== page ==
This is a man who would have fought for his life, just as he served in the skies to defend this land...

This is the Caerphilly Observer -

Roy Bushen, 75, was diagnosed with terminal liver cancer in June this year and was told he had to pay £18,000 for treatment that could prolong his life.
His widow Sandra told Caerphilly Observer that her husband of 52 years was brave to the end but blamed the NHS for not offering treatment sooner.
She said: “I feel disgusted and really let down.”
Caerphilly Observer first reported on Mr Bushen’s case in October this year when he was faced with spending his life savings on the treatment.
At the time he said: “I feel totally let down. I feel they’ve got all that they can out of me and they’ve pushed me to the sidelines. I feel bitterness as there is so much money wasted in the NHS.”
In the end, this health 'service' failed to serve him. Mr. Bushen is correct; they are throwing £Billions at their pet strategies, they slipped a couple of £million into Nicholson's waistcoat pocket, but they couldn't find 18 grand to keep an RAF veteran soldiering on for a little longer...

Well, that wouldn't make Communitarian sense, now would it?

BBC News

11 Dec 2013 - Merseyside hospital bosses are issued with a formal warning after failing to meet three of seven national standards in an unannounced raid by regulators...

This is the Liverpool Echo –
New figures revealed two hospital trusts in the region have significantly higher than expected death rates for patients.In the case of Fazakerley hospital, the “observed” figure was 2,062 deaths, compared with an “expected” figure of 1,778.At Warrington and Halton Hospitals NHS Foundation Trust the “observed” figure was 1,700, compared with the “expected” figure of 1,506.The figures from the Health and Social Care Information Centre cover the period from April last year  to March this year.
This is the Trust that betrayed the trust of the James family whom they took to court to permit them to kill beloved husband, father and grandfather, David James.
Whither, then, the right of patients to be treated if they or their families so choose...?
There are always consequences. And there are consequences to operating a death pathway, whatever you intend to call it. The Fazakerley figures quoted above cover the period during which David James' life was taken.
Excess deaths...
There are always consequences.
The HSJ reports -
The Call to Action strategy review began in July and is due to publish primary and specialised services frameworks by March.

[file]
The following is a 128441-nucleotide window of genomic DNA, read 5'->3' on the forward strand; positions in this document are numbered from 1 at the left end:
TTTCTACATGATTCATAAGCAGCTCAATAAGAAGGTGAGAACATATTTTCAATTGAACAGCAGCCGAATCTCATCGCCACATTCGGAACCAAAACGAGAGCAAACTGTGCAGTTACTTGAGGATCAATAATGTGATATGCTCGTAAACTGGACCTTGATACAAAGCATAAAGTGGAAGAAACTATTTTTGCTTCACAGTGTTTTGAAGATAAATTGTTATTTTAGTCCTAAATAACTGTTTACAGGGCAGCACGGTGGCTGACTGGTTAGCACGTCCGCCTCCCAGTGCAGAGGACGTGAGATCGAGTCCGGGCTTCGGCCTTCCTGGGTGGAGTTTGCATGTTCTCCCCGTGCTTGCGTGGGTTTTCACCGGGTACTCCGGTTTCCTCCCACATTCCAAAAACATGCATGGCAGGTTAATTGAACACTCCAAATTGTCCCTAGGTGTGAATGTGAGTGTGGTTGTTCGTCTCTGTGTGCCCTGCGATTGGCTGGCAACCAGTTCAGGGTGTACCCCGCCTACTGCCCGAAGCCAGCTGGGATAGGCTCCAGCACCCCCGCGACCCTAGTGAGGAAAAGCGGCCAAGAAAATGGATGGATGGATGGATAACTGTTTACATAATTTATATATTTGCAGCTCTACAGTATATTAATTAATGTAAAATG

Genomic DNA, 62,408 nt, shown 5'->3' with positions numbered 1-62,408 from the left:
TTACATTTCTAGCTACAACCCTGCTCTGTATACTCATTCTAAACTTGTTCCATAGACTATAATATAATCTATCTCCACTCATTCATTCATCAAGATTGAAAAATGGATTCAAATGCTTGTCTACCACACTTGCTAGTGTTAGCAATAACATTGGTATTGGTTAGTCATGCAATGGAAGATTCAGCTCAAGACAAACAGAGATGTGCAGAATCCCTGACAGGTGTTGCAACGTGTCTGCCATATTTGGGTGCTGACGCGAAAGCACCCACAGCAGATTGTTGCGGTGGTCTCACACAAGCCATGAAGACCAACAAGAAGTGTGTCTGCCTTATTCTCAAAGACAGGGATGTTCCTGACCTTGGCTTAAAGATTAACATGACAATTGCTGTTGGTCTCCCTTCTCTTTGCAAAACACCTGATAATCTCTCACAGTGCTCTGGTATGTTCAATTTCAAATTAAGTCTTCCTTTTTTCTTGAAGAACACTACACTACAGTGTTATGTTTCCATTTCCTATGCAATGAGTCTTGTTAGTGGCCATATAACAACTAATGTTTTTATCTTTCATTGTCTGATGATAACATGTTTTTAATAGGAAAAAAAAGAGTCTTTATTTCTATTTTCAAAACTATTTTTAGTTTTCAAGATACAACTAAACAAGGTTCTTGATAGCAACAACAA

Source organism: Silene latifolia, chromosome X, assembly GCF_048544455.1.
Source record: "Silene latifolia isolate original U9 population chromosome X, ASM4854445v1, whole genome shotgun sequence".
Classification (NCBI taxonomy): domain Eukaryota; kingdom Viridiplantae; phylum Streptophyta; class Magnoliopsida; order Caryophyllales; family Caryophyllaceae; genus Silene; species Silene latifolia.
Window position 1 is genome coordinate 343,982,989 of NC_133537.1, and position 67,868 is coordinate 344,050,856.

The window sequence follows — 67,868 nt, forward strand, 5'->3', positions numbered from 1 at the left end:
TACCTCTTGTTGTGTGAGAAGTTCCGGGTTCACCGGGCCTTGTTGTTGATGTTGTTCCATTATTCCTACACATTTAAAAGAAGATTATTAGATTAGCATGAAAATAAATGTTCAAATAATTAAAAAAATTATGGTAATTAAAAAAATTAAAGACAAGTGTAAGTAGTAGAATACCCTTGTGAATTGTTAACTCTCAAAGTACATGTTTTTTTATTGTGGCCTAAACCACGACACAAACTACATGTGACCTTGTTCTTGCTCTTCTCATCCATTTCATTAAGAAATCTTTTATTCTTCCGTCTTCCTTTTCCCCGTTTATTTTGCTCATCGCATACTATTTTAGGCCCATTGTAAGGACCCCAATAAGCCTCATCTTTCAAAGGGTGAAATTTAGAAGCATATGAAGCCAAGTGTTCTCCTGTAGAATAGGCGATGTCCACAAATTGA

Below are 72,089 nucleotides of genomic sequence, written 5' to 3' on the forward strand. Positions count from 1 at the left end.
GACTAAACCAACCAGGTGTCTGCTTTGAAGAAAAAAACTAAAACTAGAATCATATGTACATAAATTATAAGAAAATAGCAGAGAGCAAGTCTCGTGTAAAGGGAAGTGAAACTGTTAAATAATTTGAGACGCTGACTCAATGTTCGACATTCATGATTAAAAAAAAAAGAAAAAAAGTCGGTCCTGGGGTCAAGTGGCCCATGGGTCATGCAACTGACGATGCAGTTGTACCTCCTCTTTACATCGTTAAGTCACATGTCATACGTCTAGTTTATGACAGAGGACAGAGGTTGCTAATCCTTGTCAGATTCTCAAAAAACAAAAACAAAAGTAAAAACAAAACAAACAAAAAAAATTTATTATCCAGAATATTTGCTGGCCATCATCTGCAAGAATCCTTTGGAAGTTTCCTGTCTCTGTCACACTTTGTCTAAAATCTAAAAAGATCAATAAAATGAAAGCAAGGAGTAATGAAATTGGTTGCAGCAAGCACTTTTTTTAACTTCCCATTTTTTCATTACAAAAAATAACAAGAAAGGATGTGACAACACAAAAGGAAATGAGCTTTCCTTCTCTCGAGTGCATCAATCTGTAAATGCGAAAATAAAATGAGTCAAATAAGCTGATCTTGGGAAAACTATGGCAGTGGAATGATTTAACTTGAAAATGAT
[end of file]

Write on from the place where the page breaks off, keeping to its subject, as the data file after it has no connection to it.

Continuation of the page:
Local commissioners have been told to write five-year strategies for late June, so Mr Stevens’ April arrival will be close to the end of the process. 
However, Sir Malcolm insisted the current UnitedHealth president of global health would “have an impact the whole way through”, and said he was “in regular discussion” with him. 
“He identifies the Call to Action as the platform on which we can start to make the transformative changes we all understand are needed,” Sir Malcolm said. 
“We should see his incoming leadership as part of the transformation. I see him as the person who will take us through to the next phase of the NHS. 
“[Current chief executive Sir] David [Nicholson] has laid the foundations − had somebody not got a grip on [making savings] we would be in desperate straits now. The next stage is ensuring we can go beyond the transactional changes into the truly transformational.” 
Sir Malcolm said NHS England was not “coming up with a blueprint” for the service but “signalling our change of direction”.
The Call to Action Strategy says -
The ‘Call to Action’ was published by NHS England on 11 July. We have the support of Monitor, Trust Development Agency, NICE, PHE, HSCIC and the Local Government Association in this undertaking. 
The analysis is clear:
 The NHS is loved, respected and benchmarks well against other health systems.
 The core values and commitments set out in the NHS Constitution are essential for the wellbeing of patients and communities.
 But the challenges of aiming for excellent outcomes, coping with technological and demographic trends, and living in an age of austerity are unprecedented in the NHS’ 65-year history.
 NHS England cannot expect the taxpayer to bridge a potential £30bn funding
gap between 2013/2014 and 2020/2021, rising to a possible £60bn gap by 2024/2025; will not concede on standards, scope or funding regimes; and so must work with patients, partners and local communities to accelerate beneficial change.

 This will require new relationships between citizens and services: active citizens owning their NHS.

 And much greater integration of public services around the needs of patients and local communities.
The Call to Action Strategy says that, despite all setbacks, the NHS is still a viable brand. However, a solution will have to be sought to cope with the unprecedented deficits and demographics that stand in the way of securing the NHS for now and for future generations.

This will entail working with communities at all levels to groom groomer and groomed to enact a final solution.
In their houses are many mansions, but one agenda. If that were not so, they would have told you. And, even now, they go to prepare a place for you...
It's all falling into place this year...